The 2018 Teddy Award winners built their programs around people, not claims, and offer proof that a worker-centric approach is a smarter way to operate.
By: | October 30, 2018 • 3 min read

Across the workers’ compensation industry, the concept of a worker advocacy model has been around for a while, but has only seen notable adoption in recent years.

Even among those not adopting a formal advocacy approach, mindsets are shifting. Formerly claims-centric programs are becoming worker-centric and it’s a win all around: better outcomes; greater productivity; safer, healthier employees and a stronger bottom line.

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That’s what you’ll see in this month’s issue of Risk & Insurance® when you read the profiles of the four recipients of the 2018 Theodore Roosevelt Workers’ Compensation and Disability Management Award, sponsored by PMA Companies. These four programs put workers front and center in everything they do.

“We were focused on building up a program with an eye on our partner experience. Cost was at the bottom of the list. Doing a better job by our partners was at the top,” said Steve Legg, director of risk management for Starbucks.

Starbucks put claims reporting in the hands of its partners, an exemplary act of trust. The coffee company also put itself in workers’ shoes to identify and remove points of friction.

That led to a call center run by Starbucks’ TPA and a dedicated telephonic case management team so that partners can speak to a live person without the frustration of ‘phone tag’ and unanswered questions.

“We were focused on building up a program with an eye on our partner experience. Cost was at the bottom of the list. Doing a better job by our partners was at the top.” — Steve Legg, director of risk management, Starbucks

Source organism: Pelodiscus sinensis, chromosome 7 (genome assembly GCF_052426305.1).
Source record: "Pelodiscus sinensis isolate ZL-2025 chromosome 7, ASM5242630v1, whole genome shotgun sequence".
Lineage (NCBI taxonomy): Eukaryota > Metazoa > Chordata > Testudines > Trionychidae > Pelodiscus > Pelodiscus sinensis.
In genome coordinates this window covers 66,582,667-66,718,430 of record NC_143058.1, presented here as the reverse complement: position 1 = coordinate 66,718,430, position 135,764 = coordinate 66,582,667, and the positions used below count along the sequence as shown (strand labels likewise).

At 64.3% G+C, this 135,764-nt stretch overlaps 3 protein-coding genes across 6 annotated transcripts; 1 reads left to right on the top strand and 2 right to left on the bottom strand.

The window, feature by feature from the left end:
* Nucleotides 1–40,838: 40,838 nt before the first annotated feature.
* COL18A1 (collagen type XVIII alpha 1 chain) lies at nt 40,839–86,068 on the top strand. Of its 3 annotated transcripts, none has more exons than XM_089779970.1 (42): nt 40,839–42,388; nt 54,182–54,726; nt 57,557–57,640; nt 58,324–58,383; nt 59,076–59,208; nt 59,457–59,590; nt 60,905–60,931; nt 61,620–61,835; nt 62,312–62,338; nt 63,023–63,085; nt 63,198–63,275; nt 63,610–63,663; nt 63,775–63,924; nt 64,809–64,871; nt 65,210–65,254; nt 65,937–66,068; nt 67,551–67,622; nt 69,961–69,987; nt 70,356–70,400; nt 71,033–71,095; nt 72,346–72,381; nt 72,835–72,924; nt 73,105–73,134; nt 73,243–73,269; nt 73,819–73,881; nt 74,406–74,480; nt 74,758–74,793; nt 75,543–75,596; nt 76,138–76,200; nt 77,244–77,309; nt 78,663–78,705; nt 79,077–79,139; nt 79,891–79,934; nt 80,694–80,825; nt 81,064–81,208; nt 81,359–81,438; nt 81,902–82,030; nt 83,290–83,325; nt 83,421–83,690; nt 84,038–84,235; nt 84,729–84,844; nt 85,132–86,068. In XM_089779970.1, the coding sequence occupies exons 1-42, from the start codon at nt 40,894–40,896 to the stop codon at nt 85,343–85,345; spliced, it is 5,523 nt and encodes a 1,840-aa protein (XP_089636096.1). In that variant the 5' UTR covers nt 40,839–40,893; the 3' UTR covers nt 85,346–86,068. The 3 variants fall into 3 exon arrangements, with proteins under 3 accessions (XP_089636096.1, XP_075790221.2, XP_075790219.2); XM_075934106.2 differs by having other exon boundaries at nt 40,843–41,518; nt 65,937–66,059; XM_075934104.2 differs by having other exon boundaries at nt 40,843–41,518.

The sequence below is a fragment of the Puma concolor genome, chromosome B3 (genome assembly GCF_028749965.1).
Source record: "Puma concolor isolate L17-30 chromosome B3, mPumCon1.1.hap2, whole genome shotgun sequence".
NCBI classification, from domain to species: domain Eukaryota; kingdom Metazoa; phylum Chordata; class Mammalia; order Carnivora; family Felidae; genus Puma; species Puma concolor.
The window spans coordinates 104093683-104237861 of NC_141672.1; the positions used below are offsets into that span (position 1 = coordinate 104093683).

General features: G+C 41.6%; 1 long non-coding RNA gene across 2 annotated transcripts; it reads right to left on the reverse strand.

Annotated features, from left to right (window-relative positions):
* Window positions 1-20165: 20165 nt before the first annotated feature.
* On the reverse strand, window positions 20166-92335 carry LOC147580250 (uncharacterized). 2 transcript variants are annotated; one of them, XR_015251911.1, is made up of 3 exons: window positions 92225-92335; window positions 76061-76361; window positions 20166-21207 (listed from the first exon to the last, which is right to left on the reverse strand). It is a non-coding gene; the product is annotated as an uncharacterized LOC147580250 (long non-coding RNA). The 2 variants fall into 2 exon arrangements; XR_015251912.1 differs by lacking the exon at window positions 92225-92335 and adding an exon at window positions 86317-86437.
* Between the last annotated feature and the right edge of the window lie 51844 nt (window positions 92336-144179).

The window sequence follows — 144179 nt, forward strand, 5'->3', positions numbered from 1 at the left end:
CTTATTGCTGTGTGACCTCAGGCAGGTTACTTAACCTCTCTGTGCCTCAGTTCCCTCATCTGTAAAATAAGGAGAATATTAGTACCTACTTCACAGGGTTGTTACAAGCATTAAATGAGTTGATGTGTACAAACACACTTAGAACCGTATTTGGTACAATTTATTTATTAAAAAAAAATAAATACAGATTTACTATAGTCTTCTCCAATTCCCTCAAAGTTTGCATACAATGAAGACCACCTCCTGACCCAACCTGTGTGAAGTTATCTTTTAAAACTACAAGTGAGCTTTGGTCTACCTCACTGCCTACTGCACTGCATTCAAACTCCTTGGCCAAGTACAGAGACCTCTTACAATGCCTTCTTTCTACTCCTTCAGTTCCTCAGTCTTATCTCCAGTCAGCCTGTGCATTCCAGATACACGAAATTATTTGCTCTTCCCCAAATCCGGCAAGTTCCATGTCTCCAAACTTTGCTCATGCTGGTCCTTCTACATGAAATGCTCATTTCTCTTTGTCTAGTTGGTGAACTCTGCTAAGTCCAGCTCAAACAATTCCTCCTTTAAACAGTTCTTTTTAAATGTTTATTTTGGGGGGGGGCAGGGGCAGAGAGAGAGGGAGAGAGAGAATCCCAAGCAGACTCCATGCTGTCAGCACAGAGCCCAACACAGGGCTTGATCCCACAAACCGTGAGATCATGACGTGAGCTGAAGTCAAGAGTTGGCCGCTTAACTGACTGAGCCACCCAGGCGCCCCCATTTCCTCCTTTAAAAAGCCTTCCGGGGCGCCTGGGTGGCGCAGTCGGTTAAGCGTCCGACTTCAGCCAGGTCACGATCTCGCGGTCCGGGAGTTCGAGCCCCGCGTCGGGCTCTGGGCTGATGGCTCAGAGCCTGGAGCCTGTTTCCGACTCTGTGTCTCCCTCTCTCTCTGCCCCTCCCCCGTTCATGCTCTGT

Starbucks also implemented direct deposit for lost-time pay, eliminating stressful wait times for injured partners, and allowing them to focus on healing.

For Starbucks, as for all of the 2018 Teddy Award winners, the approach is netting measurable results. With higher partner satisfaction, it has seen a 50 percent decrease in litigation.

Teddy winner Main Line Health (MLH) adopted worker advocacy in a way that goes far beyond claims.

Employees who identify and report safety hazards can take credit for their actions by sending out a formal “Employee Safety Message” to nearly 11,000 mailboxes across the organization.

“The recognition is pretty cool,” said Steve Besack, system director, claims management and workers’ compensation for the health system.

MLH also takes a non-adversarial approach to workers with repeat injuries, seeing them as a resource for identifying areas of improvement.

“When you look at ‘repeat offenders’ in an unconventional way, they’re a great asset to the program, not a liability,” said Mike Miller, manager, workers’ compensation and employee safety for MLH.

Teddy winner Monmouth County, N.J. utilizes high-tech motion capture technology to reduce the chance of placing new hires in jobs that are likely to hurt them.

Monmouth County also adopted numerous wellness initiatives that help workers manage their weight and improve their wellbeing overall.

“You should see the looks on their faces when their cholesterol is down, they’ve lost weight and their blood sugar is better. We’ve had people lose 30 and 40 pounds,” said William McGuane, the county’s manager of benefits and workers’ compensation.

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Do these sound like minor program elements? The math says otherwise: Claims severity has plunged from $5.5 million in 2009 to $1.3 million in 2017.

At the University of Pennsylvania, putting workers first means getting out from behind the desk and finding out what each one of them is tasked with, day in, day out — and looking for ways to make each of those tasks safer.

Regular observations across the sprawling campus have resulted in a phenomenal number of process and equipment changes that seem simple on their own, but in combination have created a substantially safer, healthier campus and improved employee morale.

UPenn’s workers’ comp costs, in the seven-digit figures in 2009, have been virtually cut in half.

Risk & Insurance® is proud to honor the work of these four organizations. We hope their stories inspire other organizations to be true partners with the employees they depend on. &

Michelle Kerr is associate editor of Risk & Insurance. She can be reached at [email protected]